After this, came the “Third Wave” within the Pentecostal Tradition. The biggest problem of the Pentecostal Tradition is that they are very weak in biblical knowledge and many of their claims run counter to Scripture and the test of reality or truthfulness. The Third Wave is “practice in search of the Bible.” At least two things happened with this wave. First, some of the excesses were reigned in as they cannot find Scripture to support their practices (e.g. slain by the Spirit, holy laughter). Next, a strong link is created between healing and the proclamation of the Good News. This is called “Power Evangelism.” The emphasis is that healing (and deliverance from evil spirits) is the main method of evangelism. Jesus, they say, is proclaimed as power over every human ill.

A fourth and current development within this tradition is the “Word of Faith” or “Prosperity Gospel.” In addition to promising health, the emphasis shifts to wealth. “God wants you to be healthy and wealthy through Jesus Christ.” Sadly, this seems to be a move away from Scripture. But alongside this development is a healthier one. Some now reject the need to speak in tongues, which is the serious theological point. Ability to speak in tongues or not is a minor point of dispute. But the grave theological divergence of this tradition is their insistence that every Christian must speak in tongues at least once. The move away from this is an important move in the right direction, and other realizations of the truth should follow.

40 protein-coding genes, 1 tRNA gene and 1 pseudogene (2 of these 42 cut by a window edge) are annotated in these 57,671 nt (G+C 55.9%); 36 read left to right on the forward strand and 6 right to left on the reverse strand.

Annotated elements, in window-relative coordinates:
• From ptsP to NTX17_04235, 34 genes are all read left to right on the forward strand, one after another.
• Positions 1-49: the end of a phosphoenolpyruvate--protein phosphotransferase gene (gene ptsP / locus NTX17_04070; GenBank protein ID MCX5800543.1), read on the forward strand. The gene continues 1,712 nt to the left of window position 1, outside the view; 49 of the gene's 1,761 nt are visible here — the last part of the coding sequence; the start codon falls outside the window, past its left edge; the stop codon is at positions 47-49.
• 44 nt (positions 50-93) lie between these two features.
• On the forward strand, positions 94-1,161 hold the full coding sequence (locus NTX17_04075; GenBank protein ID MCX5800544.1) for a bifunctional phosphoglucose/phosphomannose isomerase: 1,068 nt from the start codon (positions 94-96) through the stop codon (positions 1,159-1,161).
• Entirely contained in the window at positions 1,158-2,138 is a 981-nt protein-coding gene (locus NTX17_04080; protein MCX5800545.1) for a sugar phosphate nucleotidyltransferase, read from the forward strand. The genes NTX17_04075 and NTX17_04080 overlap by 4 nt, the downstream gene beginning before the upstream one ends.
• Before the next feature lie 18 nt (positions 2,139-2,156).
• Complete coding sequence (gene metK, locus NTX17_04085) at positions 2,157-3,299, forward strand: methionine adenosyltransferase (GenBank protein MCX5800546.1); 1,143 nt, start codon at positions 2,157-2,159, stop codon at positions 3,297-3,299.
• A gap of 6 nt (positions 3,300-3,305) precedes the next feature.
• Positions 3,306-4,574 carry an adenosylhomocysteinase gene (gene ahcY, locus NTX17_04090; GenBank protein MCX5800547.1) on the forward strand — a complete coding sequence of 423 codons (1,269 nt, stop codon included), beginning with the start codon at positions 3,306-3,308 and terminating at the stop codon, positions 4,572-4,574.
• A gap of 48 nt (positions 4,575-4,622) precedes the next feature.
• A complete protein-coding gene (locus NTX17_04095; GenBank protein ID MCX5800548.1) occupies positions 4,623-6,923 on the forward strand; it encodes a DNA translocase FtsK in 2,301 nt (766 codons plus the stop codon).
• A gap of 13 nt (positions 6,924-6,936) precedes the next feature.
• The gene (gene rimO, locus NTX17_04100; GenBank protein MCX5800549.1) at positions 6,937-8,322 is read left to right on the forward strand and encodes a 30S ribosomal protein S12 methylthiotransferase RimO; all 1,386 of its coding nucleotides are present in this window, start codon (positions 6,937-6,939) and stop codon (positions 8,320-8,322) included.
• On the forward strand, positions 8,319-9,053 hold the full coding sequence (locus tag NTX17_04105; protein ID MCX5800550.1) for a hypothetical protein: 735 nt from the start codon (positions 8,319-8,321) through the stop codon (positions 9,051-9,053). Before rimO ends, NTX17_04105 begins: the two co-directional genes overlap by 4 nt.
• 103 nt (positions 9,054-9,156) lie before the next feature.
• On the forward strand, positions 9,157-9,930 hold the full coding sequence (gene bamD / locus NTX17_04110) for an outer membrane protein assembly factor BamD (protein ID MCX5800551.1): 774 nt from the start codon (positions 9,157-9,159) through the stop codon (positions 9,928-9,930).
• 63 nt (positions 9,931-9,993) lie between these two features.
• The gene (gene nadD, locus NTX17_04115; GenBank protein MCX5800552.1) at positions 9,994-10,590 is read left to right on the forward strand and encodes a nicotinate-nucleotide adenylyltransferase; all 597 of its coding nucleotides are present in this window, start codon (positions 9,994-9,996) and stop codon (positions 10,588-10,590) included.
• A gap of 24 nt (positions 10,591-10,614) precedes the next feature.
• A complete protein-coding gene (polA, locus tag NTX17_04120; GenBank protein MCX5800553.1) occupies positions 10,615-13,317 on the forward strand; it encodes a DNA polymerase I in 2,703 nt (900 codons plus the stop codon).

What does the Bible Say about the Good News and Healing?

The Gospels tell us that Jesus did three related things. (1) He proclaimed the Good News of the kingdom of God; (2) He healed the sick miraculously; and (3) he cast out demons. For example, in Luke, we see Jesus began His ministry by teaching in the synagogue in Nazareth (Luke 4:14ff). Next, Jesus cast out a demonic spirit (Luke 4:31-37). Third, Jesus healed Peter’s mother-in-law and many more (Luke 4:38-44). Of course this three-part action is seen in the other Gospels as well.

When Jesus sent out his disciples to proclaim the Good News of the kingdom, he empowered them. “When Jesus had called the Twelve together, he gave them power and authority to drive out all demons and to cure diseases, and he sent them out to proclaim the kingdom of God and to heal the sick.” (Luke 9:1-2).

These three aspects are parts of a coherent ministry, and not disconnected bits. Jesus was not doing three separate things. He was declaring that the kingdom of God has come, and showing the people he was the king of that kingdom. He was also showing what the kingdom of God looks like. It will be where (1) the truth of God is taught, (2) the devil is defeated, and (3) the result of sin (sickness and death) will be banished because sin would be forgiven. This will come about when people repent of their sins and acknowledge Jesus as their true king.